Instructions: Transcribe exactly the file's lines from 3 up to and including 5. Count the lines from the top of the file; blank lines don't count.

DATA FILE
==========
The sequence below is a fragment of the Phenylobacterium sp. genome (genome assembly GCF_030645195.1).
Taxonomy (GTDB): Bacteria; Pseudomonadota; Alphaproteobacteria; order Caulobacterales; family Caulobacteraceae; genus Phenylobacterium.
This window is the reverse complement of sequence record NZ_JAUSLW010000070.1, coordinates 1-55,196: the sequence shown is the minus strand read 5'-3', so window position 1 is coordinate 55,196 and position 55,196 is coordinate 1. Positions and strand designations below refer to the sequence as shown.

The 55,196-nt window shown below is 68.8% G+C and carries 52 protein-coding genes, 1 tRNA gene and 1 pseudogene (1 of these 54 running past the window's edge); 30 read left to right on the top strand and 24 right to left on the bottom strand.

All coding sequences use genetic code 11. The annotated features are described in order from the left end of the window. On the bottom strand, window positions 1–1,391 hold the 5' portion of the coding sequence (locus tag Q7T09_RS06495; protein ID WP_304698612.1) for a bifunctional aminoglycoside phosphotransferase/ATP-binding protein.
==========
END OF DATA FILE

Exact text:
This window is the reverse complement of sequence record NZ_JAUSLW010000070.1, coordinates 1-55,196: the sequence shown is the minus strand read 5'-3', so window position 1 is coordinate 55,196 and position 55,196 is coordinate 1. Positions and strand designations below refer to the sequence as shown.

The 55,196-nt window shown below is 68.8% G+C and carries 52 protein-coding genes, 1 tRNA gene and 1 pseudogene (1 of these 54 running past the window's edge); 30 read left to right on the top strand and 24 right to left on the bottom strand.

All coding sequences use genetic code 11. The annotated features are described in order from the left end of the window. On the bottom strand, window positions 1–1,391 hold the 5' portion of the coding sequence (locus tag Q7T09_RS06495; protein ID WP_304698612.1) for a bifunctional aminoglycoside phosphotransferase/ATP-binding protein.